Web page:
The Heat was in Indianapolis this time last year when those NBA Draft Lottery balls floated and hopped and landed in such an unlikely way it was almost too unreal to believe.
The Milwaukee Bucks had the best odds of landing the No. 1 overall pick, followed by the Philadelphia 76ers, the Orlando Magic and Utah Jazz. The Cavaliers, meanwhile, were ninth on the list of draft odds. In other words, the team that lost LeBron James to the Miami Heat in 2010 had but a 1.7 percent chance of winning the day.
The Cavaliers landed the top spot, of course, and later used that asset to put together its current team. A lot still had to happen for James to leave Miami and return to Cleveland, but perhaps the first twist of fate happened a year ago not on the basketball court, but with lottery balls.
In Indianapolis’ Bankers Life Fieldhouse, where the Heat was preparing for Game 1 of the 2014 Eastern Conference finals, James said he was happy for his former team a few hours before the Heat lost to the Indiana Pacers.
So, the Heat doesn’t have much of a chance of landing the No. 1 overall pick (1.1 percent, to be exact) when the 2015 NBA Draft Lottery takes place Tuesday in New York (8:30 p.m., ESPN), but it wouldn’t be unprecedented, either. Miami is most likely (86.97 percent) to get the 10th spot but is eligible for a top-three pick.
The particulars: Fourteen teams will participate in the lottery, with the Minnesota Timberwolves (25 percent), New York Knicks (19.9 percent) and 76ers (15.6 percent) most likely to grab the top spot. By NBA rule, the Heat is not in the running for the fourth through ninth picks, and if Miami has the unlucky fortune of falling to 11th or lower in the lottery, the 76ers get the Heat’s pick.
That deal is a carryover of the Heat’s blockbuster sign-and-trade for James, and it would be ironic if the NBA lottery exacted one last pound of karma for all that winning the Heat enjoyed for four straight years.
As chance goes, it has been a mostly luckless 365 days for the Heat since the last NBA Draft Lottery, but to call it all an exercise in misfortune would be wrong.
The Heat lucked up and signed center Hassan Whiteside last November, so an optimistic person might say the team found its lottery pick months ago. With Whiteside now a major part of the Heat’s plans for next season, the front office has the option this summer of looking outside the paint for players who might bolster the roster.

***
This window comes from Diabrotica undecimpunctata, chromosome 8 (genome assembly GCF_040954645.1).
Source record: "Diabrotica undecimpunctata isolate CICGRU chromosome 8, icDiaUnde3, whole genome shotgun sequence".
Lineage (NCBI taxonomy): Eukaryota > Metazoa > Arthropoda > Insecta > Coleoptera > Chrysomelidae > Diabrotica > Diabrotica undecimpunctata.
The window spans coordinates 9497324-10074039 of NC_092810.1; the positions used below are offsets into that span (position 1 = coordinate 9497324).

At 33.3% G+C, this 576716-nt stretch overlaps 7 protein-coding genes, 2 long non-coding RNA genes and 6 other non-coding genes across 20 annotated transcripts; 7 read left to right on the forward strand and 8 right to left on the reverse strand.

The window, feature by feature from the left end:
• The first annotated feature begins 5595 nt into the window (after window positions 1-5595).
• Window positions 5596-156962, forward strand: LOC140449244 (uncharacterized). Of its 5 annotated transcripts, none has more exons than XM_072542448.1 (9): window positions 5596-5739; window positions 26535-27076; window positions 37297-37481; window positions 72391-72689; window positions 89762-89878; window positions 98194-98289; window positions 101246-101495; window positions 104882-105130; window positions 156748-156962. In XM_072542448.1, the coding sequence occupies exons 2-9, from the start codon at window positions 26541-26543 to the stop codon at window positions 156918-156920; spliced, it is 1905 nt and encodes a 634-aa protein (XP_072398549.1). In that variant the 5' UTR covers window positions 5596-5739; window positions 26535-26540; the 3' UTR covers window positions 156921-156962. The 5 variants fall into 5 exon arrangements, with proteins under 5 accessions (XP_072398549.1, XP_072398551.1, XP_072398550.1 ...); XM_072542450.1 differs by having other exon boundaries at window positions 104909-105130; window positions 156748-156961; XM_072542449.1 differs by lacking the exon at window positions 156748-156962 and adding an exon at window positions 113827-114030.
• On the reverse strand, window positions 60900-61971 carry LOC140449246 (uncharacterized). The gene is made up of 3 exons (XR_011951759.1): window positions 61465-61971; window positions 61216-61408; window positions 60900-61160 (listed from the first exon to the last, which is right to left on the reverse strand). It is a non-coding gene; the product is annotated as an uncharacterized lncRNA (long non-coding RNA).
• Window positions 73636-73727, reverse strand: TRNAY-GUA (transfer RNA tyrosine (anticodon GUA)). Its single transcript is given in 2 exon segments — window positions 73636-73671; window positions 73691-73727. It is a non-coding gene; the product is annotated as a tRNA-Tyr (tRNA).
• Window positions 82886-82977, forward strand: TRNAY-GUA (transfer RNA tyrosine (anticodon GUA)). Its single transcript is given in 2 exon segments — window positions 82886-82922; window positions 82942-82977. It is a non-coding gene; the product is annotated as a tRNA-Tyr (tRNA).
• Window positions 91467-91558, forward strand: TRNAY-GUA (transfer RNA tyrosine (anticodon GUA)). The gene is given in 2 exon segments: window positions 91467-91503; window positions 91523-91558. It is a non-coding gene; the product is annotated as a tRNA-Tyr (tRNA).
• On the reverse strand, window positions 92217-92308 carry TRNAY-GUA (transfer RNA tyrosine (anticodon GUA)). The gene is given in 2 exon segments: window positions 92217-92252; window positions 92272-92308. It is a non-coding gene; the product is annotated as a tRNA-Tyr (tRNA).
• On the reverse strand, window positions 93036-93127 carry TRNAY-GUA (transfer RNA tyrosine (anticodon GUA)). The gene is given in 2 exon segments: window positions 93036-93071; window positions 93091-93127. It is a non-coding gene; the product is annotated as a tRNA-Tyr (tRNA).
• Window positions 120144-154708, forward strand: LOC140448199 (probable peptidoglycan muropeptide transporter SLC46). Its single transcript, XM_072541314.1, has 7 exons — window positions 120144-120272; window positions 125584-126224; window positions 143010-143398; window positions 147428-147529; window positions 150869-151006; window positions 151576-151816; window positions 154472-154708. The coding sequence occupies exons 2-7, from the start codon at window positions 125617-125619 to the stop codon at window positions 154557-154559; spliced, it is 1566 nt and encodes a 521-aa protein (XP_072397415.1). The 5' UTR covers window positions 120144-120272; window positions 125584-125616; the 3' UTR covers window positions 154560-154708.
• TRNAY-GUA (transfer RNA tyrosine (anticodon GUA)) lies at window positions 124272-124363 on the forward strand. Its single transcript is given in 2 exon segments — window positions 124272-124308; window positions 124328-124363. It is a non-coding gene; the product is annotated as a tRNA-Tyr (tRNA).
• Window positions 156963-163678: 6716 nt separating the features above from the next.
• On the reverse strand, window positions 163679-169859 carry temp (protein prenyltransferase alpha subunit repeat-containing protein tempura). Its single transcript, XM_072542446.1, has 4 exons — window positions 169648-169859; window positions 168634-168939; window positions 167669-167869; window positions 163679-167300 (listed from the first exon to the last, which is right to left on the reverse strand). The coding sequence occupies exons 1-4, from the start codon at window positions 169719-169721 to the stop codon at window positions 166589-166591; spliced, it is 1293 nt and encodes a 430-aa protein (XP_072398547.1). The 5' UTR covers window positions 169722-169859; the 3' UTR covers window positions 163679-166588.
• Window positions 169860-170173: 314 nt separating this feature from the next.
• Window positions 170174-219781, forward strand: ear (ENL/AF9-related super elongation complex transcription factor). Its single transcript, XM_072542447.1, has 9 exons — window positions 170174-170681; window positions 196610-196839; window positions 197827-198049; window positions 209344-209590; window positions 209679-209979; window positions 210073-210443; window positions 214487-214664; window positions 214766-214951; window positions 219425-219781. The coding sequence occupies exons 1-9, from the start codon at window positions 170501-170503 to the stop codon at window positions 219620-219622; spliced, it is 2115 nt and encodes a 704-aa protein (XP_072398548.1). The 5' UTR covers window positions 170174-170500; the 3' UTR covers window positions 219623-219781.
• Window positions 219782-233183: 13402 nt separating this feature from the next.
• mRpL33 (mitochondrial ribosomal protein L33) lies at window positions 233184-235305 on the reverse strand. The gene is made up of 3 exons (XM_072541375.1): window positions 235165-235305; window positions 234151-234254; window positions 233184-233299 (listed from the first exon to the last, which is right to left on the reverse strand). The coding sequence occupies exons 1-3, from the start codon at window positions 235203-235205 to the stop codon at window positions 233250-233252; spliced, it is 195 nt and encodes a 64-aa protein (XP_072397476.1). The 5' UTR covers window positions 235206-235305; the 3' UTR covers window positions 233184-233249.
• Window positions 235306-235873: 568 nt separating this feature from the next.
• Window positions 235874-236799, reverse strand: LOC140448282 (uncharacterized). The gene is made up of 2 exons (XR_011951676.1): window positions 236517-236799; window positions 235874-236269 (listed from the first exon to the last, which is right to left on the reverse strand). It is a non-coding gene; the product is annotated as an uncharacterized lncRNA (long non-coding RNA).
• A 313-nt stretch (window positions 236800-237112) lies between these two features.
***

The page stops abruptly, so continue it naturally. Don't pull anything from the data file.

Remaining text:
Team president Pat Riley and coach Erik Spoelstra will hope for the best, and they’ll plan for every scenario, but they would prefer to build teams from free agency. The draft lottery is for teams who want to win later. The Heat wants to win now. Take last year’s draft for example:
“If you really want to take a look at what the draft produces every year, I think in the first round, Jabari Parker from Milwaukee and Marcus Smart [Boston Celtics] were really the only ones on teams who were in the playoffs,” Riley said.
“Not one other pick in the first round, or even second-round picks, were on teams who are in the playoffs.”
And so fans of losing teams will fawn over young talent beginning Tuesday, but those players aren’t winning conference championship and NBA titles. Veterans win in the NBA, and the Heat expects its top rotation players to return for next season.
The team’s scouting department has been approaching this draft class with that in mind.
A perimeter player to back up either small forward Luol Deng or shooting guard Dwyane Wade would be ideal, but the Heat’s default when it comes to the draft is to take the best available player. There is plenty of talent to sift through.
In the words of Riley: “I would love to see standing strong Luol Deng, Hassan Whiteside, Chris Bosh, Goran Dragic and Dwyane Wade; Mario Chalmers coming off the bench with Josh McRoberts. ... [Udonis Haslem], the 10th pick, whoever that turns out to be, and some of our younger players.”
So, there’s your working blueprint for next season. More than likely, whatever happens Tuesday with those lottery balls will neither make nor break the Heat’s future.
Of course, don’t tell that to fans of the Cavs or their favorite player.